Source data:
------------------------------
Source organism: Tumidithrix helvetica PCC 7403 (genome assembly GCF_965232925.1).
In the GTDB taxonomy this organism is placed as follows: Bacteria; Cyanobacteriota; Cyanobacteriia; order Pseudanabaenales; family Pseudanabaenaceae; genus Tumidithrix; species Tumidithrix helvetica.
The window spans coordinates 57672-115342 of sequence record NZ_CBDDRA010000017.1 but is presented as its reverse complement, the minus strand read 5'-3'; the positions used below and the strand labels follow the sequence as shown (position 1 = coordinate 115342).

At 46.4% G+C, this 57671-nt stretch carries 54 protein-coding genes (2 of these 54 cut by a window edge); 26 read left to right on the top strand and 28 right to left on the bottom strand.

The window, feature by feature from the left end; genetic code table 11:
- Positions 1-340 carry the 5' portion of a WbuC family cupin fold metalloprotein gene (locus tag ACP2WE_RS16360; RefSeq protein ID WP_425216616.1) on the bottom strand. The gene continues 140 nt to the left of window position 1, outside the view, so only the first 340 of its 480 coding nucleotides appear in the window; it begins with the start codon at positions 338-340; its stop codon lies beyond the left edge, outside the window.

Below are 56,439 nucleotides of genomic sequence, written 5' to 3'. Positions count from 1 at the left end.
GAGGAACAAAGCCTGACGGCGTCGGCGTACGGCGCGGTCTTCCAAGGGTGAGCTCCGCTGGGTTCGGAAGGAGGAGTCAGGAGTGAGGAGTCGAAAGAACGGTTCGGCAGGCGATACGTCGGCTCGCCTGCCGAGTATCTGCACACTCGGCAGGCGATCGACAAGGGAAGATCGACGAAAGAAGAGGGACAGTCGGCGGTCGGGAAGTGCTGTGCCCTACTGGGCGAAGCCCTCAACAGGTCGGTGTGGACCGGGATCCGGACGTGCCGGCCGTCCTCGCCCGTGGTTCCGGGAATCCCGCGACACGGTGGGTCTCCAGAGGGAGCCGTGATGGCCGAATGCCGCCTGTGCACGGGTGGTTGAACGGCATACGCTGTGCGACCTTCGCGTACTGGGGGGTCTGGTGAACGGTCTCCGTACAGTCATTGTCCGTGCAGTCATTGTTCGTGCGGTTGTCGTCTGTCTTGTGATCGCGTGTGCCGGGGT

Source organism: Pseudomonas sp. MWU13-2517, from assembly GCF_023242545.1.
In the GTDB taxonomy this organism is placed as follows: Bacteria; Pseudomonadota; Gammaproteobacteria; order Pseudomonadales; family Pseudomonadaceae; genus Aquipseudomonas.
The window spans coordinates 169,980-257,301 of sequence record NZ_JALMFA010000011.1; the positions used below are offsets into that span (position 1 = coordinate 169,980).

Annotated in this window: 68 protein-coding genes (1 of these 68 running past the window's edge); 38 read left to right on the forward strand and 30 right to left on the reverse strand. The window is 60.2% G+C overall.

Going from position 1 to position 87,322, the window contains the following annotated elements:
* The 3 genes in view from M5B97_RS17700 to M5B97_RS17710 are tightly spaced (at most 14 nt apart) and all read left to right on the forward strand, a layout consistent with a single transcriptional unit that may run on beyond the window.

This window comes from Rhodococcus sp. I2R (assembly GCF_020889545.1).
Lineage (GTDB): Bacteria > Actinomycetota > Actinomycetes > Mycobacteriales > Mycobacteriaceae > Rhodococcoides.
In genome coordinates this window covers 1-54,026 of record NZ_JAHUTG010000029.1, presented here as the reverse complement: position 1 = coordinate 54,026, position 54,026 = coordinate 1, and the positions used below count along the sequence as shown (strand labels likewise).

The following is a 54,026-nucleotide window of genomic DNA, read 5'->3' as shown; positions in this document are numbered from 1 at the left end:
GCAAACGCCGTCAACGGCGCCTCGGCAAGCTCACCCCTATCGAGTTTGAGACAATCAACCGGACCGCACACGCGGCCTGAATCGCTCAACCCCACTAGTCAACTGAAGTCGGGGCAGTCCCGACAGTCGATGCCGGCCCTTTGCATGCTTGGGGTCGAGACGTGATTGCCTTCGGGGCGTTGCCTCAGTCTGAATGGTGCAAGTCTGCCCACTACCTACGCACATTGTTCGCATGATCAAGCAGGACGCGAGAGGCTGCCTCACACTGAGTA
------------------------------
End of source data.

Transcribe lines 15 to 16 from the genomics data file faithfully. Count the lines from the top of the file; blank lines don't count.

This window comes from Rhodococcus sp. I2R (assembly GCF_020889545.1).
Lineage (GTDB): Bacteria > Actinomycetota > Actinomycetes > Mycobacteriales > Mycobacteriaceae > Rhodococcoides.